Together with the Lord Mayor of Karlsruhe in Nottingham
„English Views“ were the theme as a cultural accompanying-programme for the opening of the „Karlsruhe Friendship Bridge“ in Nottingham.
From 2015 on the new bridge for the Nottingham tram system, which Lord Mayor Dr. Frank Mentrup inaugurated on 17th October 2014, will connect the outer boroughs with the medieval City Center of Nottingham.
There the old Castle sits enthroned above the landscape of the legendary Sherwood Forest in which Robin Hood, the „noble“ robber, hid away his gang.
The Castle which was rebuilt several times, was the former shelter of the obnoxious Sheriff, who fought the outlaw fiercly but without avail.
The victorious robber is still celebrated as the „biggest criminal of all times“ and also appeared in person at the reception organised by the City Council.
The red sandstone rock, on which the Castle is located, is perforated like a Swiss Cheese and forms a labyrinth of unimaginable size below ground.
In one of the openings at the south side a secret passage ends, in which (supposedly) the oldest pub of England called „Ye olde Trip“ to Jerusalem has settled in.
Beer has been served to the brim since 1189 in its booths, corners, winding stair-cases three floors high, passages with big openings, which are covered with thick long cobwebs. Mostly the beer is drunk while standing up.
It was intended that for the festive musical eveningprogramm at St. Peters Church, two literary events would take place at the two universities in Nottingham.
Both events were supposed to take a closer look at the view of a German on England and the view of an Englishman on Germany.
To be more precise it should have been about James Boswell looking at Karlsruhe during his „great“ journey through Germany and Switzerland in 1764.
As Prof. Dr. Schmidt -Bergmann, the chairman of the Literarische Gesellschaft Karlsruhe, who wanted to take over the part of James Boswell was not available for health reasons, Bertold Brecht had to fill in.
This was in so far no problem, because Brecht, who had been only twice on a short trip to London, was unthinkable without England. His work is veritably wrought through with English Literature: from Marlowe and Shakespeare to Percy B. Shelley, Oscar Wilde and Conan Doyle to Bernard Saw, Rudyard Kipling and last but not least Edgar Wallace, being the crime novel lover he was.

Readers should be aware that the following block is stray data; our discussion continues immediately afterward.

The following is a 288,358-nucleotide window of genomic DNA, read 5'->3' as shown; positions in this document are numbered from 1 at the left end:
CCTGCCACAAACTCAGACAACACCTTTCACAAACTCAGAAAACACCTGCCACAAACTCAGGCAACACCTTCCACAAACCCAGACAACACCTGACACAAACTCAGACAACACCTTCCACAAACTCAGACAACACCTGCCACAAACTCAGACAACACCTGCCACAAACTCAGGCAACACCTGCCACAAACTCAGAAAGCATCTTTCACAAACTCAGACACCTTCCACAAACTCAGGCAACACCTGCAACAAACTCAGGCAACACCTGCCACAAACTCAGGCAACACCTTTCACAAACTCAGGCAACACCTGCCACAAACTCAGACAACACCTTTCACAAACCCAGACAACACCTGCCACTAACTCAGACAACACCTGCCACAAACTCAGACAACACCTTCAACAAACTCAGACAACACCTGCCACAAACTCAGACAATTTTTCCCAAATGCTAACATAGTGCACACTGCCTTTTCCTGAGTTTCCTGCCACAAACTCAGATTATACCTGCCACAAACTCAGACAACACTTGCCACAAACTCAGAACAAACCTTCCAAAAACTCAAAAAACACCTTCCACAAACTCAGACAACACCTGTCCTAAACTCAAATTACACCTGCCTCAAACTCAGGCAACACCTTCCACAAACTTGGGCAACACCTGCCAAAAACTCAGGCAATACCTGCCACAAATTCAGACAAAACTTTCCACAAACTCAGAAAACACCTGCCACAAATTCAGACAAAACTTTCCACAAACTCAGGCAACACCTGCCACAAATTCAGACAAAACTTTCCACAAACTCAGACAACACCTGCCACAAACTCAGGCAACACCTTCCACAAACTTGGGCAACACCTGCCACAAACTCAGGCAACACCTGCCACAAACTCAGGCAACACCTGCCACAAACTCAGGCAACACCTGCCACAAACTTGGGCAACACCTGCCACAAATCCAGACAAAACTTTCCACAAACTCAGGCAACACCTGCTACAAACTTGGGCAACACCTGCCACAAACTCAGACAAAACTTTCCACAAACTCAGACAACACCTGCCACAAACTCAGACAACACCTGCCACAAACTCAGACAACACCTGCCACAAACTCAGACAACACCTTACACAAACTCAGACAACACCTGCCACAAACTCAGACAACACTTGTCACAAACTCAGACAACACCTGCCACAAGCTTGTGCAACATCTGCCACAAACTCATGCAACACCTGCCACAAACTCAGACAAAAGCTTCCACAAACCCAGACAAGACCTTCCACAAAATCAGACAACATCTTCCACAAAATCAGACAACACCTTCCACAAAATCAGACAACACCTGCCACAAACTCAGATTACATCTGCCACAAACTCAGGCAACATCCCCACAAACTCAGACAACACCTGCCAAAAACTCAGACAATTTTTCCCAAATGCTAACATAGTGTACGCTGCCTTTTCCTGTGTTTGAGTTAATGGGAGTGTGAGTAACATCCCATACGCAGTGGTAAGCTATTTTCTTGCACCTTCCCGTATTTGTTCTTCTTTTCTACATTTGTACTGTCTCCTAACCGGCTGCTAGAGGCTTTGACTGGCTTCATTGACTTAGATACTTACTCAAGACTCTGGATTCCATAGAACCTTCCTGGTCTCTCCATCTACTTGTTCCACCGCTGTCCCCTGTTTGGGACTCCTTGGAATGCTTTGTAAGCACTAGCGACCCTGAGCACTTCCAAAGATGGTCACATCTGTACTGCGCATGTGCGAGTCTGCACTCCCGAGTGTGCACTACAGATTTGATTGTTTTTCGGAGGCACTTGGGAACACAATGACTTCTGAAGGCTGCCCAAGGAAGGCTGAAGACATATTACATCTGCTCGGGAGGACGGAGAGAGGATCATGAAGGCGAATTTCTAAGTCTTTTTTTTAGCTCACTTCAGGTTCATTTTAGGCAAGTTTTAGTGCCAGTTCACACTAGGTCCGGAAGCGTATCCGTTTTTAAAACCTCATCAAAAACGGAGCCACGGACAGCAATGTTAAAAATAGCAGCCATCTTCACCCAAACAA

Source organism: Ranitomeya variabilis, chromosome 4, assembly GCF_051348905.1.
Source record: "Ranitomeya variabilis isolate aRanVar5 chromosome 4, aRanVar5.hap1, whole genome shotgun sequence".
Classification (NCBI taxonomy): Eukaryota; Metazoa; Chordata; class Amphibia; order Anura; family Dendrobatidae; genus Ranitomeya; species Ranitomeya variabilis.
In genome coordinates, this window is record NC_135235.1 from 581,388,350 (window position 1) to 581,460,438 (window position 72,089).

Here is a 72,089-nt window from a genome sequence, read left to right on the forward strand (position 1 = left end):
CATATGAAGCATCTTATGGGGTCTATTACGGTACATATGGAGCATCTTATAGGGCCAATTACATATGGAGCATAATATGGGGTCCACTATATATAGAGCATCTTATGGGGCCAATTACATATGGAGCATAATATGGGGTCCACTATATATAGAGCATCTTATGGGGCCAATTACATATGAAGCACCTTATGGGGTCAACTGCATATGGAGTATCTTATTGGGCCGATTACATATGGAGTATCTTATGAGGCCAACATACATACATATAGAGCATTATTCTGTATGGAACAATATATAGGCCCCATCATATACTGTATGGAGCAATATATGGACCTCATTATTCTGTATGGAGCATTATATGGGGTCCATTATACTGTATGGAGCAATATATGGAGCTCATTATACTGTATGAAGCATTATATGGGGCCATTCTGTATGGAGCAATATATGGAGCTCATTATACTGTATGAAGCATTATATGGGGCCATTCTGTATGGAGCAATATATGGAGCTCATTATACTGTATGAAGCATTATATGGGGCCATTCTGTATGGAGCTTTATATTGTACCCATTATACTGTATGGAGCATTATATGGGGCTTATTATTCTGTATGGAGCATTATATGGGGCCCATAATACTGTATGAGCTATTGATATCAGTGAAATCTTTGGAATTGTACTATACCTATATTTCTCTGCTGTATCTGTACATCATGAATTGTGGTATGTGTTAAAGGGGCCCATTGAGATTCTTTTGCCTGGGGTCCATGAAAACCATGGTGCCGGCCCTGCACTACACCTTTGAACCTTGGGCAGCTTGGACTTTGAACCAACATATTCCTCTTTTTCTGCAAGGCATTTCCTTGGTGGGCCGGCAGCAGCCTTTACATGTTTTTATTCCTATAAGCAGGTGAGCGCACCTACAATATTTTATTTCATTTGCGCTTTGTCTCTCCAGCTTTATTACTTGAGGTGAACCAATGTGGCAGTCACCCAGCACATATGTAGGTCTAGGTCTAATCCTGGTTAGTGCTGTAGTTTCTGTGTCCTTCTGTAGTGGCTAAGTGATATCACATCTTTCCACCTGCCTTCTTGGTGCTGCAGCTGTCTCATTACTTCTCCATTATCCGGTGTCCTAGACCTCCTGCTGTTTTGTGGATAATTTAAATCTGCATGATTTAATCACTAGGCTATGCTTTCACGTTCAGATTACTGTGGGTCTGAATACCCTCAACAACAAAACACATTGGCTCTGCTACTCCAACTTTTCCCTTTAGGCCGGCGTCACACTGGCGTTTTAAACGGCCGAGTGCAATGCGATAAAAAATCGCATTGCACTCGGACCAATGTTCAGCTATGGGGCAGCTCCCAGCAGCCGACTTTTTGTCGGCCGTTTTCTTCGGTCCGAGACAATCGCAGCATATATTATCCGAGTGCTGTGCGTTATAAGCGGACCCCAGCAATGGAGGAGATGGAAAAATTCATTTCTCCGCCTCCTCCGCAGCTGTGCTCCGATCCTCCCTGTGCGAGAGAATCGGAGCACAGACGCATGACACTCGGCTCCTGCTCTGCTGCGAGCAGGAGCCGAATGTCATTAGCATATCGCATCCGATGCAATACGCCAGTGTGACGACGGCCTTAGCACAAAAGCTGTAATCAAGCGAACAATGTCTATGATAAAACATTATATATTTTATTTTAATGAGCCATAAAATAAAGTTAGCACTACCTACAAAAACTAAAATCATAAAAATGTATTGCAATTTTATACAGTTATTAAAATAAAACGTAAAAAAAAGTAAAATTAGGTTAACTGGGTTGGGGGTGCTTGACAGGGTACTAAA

Also Brecht’s most successful opus and not just that one, is set in England. From him for example we learn, that the famous dead man on the beach (in German=Strand) is not close to the sea, but in the middle of London: „Strand“ is one of the main roads of the City. Here the never solved murder happened in front of the Adelphi Theatre in 1897, which went down in world literature as the Dreigroschenoper (1928) written by a German and will out live time as a legend.
That Brecht was no endeavoured subject for this event was proven by the wellknown emeritus Professor of German Studies and Critical Theory Steve Gile, among other author of several books about theater plays by Brecht and other theoretical publications.
Steve Gile received his german guests at the time-honoured theatre „The Hemsley“ and talked of present events on Brecht in England.
From July 2014 on, for example, one can see among other the staged poetry programm „Brecht and Steffin“, „Love in a Time of Exile and War“ in Oxford , London and other cities of England performing to a full house.
So it was not suprising, that the incitements about the English also often comical views of the writer, who were presented in a nonchalantly and amusing way by Professor Dr. Jan Knopf from the „Department Bertolt Brecht“ at the KIT, caused spirited discussions and filled the whole afternoon without a problem, although only the „one“ point of view came up.
The other literary afternoon, which took place at the Trend University and attracted mainly young people, was devoted to Brecht of the 1920s and his writings like „Man Equals Man“ or „The jungle of the cities“ which already addressed up-to-date subjects like „shopping“, the human anonymity as well as the question about the mental state of individuals. It presented opportunity to discuss the problems of today. The résumé is that the English students and lecturers also found interest and pleasure in this (Karlsruhe) friendship-relation.
Bridges between the island and the continent were also built by the musical events at the venerable St. Peter’s Church.
Jeanette La-Deur -on piano- accompanied the international renowned tenor Bernhard Berchtold with songs by Beethoven, Williams, Britten and -as a highlight- by the Karlsruhe composer Margarete Schweikert.
The blind pianist Martin Engel, lecturer at the Musical Academy of Karlsruhe, delighted his audience with musical works by Beethoven, Debussy, Chopin and Schumann. After the „Revolutionary-Étitude“ by Chopin as an encore he had the chance to autograph his first CD.
Those „Karlsruhe Cultural Days“ created an impressive accompanying-programm for the inauguration of the „Karlsruhe Friendship Bridge“.
Unfortunately this programm did not receive the expected and deserved response. A follow-up of this event, demanded by all people involved, should require a visible participation of the persons in charge in both twin-cities.
Joachim Klaus (Chairman of Deutsch-Englischer-Freundeskreis e.V., Karlsruhe)
Jan Knopf (Head of Department Berthold Brecht, KIT Karlsruhe)